Blumenthal’s account hinges largely on the Kansas-Nebraska Act of 1854, crafted by Stephen A. Douglas, which opened those territories, and implicitly the rest of the United States to popular sovereignty. The act overthrew the compromises of 1820 and 1850 which, however imperfect, had papered over the growing tensions between North and South over slavery. Douglas, deal-maker that he was, failed to grasp the outrage the act would spark across the North. Even racist whites did not want to compete for work with slaves; envisioning slave masters exporting their human property westward, whites so their own opportunities shrivel. Already divided between its Northern and Southern adherents, the Lincoln’s Whig party withered and died. Irreconcilable fissures over slavery began to appear in the dominant Democratic party as well. From these and other fragments, the Republican Party would soon emerge.

Though never an abolitionist as such, and for almost the entire length of his career willing to protect slavery where it already existed, Lincoln abhorred the South’s “peculiar institution.” Increasingly, Blumenthal writes, “Lincoln’s public and private statements reflected a moderate politician with radical thoughts.” As a lowly member of the House, he had proposed the abolition of slavery in Washington, DC. His loathing for it only deepened as the decade advanced. According to one Illinois colleague, “He believed that the tendency of the times was to make slavery universal,” and that even Illinoi would soon legalize slavery there.”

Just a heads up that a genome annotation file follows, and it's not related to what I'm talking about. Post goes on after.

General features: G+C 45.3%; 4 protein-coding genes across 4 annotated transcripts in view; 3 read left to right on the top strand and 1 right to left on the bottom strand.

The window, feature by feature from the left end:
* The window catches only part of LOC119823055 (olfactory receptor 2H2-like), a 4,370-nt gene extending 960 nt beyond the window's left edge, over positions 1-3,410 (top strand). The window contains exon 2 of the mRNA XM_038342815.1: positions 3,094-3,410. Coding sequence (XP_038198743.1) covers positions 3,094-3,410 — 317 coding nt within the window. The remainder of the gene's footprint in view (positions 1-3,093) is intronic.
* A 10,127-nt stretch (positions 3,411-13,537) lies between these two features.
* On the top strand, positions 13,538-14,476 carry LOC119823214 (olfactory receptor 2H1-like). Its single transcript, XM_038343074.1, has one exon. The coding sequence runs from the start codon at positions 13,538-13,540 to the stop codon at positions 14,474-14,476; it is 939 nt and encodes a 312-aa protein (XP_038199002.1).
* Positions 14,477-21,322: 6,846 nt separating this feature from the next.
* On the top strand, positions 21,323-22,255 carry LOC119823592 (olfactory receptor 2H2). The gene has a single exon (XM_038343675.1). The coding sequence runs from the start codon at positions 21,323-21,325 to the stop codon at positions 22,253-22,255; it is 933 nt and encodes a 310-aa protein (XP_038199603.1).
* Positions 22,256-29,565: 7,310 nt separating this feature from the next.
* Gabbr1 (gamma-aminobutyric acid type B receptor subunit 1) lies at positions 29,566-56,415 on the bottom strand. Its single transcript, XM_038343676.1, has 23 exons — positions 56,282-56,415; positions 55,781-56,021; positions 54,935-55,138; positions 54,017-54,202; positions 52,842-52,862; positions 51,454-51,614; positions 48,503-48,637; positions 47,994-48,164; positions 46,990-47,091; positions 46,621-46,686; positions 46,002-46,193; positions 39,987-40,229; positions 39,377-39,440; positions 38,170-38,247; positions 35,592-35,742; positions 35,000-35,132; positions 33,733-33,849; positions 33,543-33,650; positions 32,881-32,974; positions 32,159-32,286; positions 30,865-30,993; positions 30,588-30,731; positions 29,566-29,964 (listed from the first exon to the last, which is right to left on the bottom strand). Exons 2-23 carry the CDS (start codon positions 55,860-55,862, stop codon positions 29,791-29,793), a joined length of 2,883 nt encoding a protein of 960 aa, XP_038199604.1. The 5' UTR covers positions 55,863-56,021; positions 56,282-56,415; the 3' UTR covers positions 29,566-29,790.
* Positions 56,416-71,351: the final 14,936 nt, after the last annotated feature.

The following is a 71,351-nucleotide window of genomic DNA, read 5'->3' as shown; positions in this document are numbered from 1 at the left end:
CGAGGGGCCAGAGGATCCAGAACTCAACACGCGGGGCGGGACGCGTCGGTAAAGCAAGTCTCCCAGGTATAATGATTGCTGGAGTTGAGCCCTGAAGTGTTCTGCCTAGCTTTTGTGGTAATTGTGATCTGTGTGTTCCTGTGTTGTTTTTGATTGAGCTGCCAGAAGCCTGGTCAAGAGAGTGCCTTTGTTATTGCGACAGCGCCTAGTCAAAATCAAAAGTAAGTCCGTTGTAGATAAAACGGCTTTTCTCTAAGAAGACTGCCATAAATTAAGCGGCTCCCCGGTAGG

It was an era when politicians could be blunt, graceful, reflective, and entertaining all at the same time, and could expect what they said to be appreciated and understood by a public with far less formal education than voters have today, when political speech has shrunk to barely comprehensible tweets and sound bites. 

We may wish to return to a kinder and gentler, more inspiring, more honorable, or more enlightened time. But every age has been as fraught with anxiety and dread as our own. At the same time, Blumenthal reminds us that the titans of the past were not demigods, that every age has been fraught with political anxiety and dread, and that in government, times are always tough, and the future uncertain.


Fergus M. Bordewich is a member of the Civil War Round Table of the District of Columbia and has been a speaker to the group on several occasions.  His most recent book is The First Congress: How James Madison, George Washington and a Group of Extraordinary Men Created the Government.
He is also the author of America's Great Debate: Henry Clay, Stephen A. Douglas, and the Compromise that Preserved the Union.